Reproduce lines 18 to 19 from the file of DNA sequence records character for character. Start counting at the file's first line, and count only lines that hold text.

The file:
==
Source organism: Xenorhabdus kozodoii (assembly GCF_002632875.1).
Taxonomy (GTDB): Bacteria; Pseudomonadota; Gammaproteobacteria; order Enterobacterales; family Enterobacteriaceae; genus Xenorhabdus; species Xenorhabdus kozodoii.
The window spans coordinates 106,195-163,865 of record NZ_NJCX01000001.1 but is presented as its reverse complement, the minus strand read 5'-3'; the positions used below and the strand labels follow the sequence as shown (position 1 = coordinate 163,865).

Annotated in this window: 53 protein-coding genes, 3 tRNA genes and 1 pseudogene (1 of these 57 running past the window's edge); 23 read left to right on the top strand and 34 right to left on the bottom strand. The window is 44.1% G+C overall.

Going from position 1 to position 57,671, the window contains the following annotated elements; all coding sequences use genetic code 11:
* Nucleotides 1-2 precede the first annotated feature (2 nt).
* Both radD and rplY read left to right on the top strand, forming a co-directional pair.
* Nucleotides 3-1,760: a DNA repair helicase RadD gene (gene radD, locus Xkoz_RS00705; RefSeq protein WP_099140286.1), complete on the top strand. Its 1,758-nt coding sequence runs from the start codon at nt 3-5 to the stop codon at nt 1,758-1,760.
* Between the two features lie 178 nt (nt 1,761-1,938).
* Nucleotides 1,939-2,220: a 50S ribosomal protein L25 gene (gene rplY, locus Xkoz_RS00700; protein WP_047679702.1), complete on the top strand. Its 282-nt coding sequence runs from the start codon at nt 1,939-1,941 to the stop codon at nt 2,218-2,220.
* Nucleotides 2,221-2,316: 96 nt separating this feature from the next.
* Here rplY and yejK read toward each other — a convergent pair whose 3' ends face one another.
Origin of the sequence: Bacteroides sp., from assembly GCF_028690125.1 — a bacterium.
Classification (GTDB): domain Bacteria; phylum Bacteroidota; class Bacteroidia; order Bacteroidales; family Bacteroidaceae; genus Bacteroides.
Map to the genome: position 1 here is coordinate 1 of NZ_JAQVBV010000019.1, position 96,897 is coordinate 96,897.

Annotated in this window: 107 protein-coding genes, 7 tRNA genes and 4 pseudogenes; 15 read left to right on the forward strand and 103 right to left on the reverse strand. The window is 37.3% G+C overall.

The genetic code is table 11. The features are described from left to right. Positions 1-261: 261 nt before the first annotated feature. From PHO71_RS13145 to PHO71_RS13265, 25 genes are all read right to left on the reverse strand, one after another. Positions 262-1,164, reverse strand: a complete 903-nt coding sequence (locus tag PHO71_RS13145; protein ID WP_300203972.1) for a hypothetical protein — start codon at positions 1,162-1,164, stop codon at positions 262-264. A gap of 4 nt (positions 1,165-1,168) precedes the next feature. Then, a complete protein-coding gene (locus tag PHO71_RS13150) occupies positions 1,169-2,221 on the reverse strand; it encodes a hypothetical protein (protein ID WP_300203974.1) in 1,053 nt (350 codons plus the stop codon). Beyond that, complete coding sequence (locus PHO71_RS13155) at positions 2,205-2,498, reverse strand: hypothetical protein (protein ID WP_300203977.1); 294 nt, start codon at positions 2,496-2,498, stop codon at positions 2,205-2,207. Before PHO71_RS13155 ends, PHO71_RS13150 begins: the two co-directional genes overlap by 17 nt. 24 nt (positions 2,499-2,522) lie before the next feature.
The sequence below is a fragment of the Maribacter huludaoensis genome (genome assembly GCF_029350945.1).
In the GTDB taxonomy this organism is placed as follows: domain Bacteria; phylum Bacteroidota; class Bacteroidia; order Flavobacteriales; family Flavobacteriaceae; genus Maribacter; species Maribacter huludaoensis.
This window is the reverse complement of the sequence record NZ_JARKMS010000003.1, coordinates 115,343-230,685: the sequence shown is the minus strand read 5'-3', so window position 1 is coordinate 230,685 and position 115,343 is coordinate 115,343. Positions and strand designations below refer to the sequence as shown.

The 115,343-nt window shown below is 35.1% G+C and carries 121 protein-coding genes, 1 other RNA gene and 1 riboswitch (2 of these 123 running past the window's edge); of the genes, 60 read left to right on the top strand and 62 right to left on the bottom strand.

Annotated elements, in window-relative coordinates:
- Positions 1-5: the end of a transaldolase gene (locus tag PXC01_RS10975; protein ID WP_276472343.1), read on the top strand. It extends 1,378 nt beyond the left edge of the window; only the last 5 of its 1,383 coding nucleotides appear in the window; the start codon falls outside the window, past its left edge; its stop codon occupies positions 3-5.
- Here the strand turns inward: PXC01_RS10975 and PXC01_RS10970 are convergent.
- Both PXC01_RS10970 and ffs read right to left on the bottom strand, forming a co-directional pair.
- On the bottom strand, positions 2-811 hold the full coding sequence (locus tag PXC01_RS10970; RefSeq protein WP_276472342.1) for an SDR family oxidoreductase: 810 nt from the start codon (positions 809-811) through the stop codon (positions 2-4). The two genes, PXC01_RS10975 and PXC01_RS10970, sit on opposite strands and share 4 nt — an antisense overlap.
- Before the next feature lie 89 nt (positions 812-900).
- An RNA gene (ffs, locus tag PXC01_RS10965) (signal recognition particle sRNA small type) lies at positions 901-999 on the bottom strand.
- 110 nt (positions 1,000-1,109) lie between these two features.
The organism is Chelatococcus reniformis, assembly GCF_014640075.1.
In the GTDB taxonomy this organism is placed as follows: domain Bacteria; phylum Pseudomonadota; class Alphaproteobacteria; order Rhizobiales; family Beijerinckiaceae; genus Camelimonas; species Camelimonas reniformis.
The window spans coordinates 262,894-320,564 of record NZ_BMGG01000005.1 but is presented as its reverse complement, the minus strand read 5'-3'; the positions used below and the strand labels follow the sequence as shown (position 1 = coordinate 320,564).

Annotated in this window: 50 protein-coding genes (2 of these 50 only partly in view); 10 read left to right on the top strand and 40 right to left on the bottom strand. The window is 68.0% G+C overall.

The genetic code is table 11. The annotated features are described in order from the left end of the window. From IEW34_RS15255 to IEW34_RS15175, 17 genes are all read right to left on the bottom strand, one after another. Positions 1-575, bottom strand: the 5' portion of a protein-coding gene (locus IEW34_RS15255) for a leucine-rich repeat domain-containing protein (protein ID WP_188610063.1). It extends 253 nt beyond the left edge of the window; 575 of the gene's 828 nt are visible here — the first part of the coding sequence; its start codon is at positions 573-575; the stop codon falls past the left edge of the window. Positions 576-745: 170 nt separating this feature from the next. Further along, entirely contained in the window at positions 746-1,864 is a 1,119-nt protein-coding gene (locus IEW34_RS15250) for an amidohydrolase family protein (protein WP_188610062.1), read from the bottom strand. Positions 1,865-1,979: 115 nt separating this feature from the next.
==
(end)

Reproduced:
The sequence below is a fragment of the Maribacter huludaoensis genome (genome assembly GCF_029350945.1).
In the GTDB taxonomy this organism is placed as follows: domain Bacteria; phylum Bacteroidota; class Bacteroidia; order Flavobacteriales; family Flavobacteriaceae; genus Maribacter; species Maribacter huludaoensis.